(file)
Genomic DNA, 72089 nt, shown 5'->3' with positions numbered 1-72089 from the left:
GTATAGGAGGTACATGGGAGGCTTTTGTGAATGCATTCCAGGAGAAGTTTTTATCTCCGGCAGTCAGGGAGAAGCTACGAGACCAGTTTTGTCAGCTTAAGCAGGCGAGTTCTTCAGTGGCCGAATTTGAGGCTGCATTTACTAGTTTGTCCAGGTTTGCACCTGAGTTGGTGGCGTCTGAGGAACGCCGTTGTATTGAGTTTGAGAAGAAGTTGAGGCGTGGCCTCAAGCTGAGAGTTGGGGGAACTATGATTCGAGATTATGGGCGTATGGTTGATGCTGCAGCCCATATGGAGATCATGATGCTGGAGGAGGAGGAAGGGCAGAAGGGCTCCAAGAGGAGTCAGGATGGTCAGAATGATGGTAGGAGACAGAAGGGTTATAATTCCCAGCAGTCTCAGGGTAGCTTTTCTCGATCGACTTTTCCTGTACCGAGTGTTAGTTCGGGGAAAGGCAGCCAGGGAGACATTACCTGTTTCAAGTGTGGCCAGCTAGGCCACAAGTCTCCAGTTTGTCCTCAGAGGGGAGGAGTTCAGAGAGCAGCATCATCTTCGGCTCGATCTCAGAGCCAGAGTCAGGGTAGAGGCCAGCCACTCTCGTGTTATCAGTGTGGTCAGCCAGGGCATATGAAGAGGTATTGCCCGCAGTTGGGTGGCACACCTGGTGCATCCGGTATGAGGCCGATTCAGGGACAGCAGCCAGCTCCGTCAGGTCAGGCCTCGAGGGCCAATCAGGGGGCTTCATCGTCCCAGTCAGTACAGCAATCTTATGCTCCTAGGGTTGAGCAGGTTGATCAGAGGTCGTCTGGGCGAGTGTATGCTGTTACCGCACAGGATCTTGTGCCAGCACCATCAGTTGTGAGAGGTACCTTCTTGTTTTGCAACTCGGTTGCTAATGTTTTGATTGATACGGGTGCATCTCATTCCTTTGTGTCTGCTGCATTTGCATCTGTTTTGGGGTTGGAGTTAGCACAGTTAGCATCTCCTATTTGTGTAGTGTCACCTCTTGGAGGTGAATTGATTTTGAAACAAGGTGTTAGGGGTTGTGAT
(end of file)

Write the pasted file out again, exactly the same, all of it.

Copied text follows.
Genomic DNA, 72089 nt, shown 5'->3' with positions numbered 1-72089 from the left:
GTATAGGAGGTACATGGGAGGCTTTTGTGAATGCATTCCAGGAGAAGTTTTTATCTCCGGCAGTCAGGGAGAAGCTACGAGACCAGTTTTGTCAGCTTAAGCAGGCGAGTTCTTCAGTGGCCGAATTTGAGGCTGCATTTACTAGTTTGTCCAGGTTTGCACCTGAGTTGGTGGCGTCTGAGGAACGCCGTTGTATTGAGTTTGAGAAGAAGTTGAGGCGTGGCCTCAAGCTGAGAGTTGGGGGAACTATGATTCGAGATTATGGGCGTATGGTTGATGCTGCAGCCCATATGGAGATCATGATGCTGGAGGAGGAGGAAGGGCAGAAGGGCTCCAAGAGGAGTCAGGATGGTCAGAATGATGGTAGGAGACAGAAGGGTTATAATTCCCAGCAGTCTCAGGGTAGCTTTTCTCGATCGACTTTTCCTGTACCGAGTGTTAGTTCGGGGAAAGGCAGCCAGGGAGACATTACCTGTTTCAAGTGTGGCCAGCTAGGCCACAAGTCTCCAGTTTGTCCTCAGAGGGGAGGAGTTCAGAGAGCAGCATCATCTTCGGCTCGATCTCAGAGCCAGAGTCAGGGTAGAGGCCAGCCACTCTCGTGTTATCAGTGTGGTCAGCCAGGGCATATGAAGAGGTATTGCCCGCAGTTGGGTGGCACACCTGGTGCATCCGGTATGAGGCCGATTCAGGGACAGCAGCCAGCTCCGTCAGGTCAGGCCTCGAGGGCCAATCAGGGGGCTTCATCGTCCCAGTCAGTACAGCAATCTTATGCTCCTAGGGTTGAGCAGGTTGATCAGAGGTCGTCTGGGCGAGTGTATGCTGTTACCGCACAGGATCTTGTGCCAGCACCATCAGTTGTGAGAGGTACCTTCTTGTTTTGCAACTCGGTTGCTAATGTTTTGATTGATACGGGTGCATCTCATTCCTTTGTGTCTGCTGCATTTGCATCTGTTTTGGGGTTGGAGTTAGCACAGTTAGCATCTCCTATTTGTGTAGTGTCACCTCTTGGAGGTGAATTGATTTTGAAACAAGGTGTTAGGGGTTGTGAT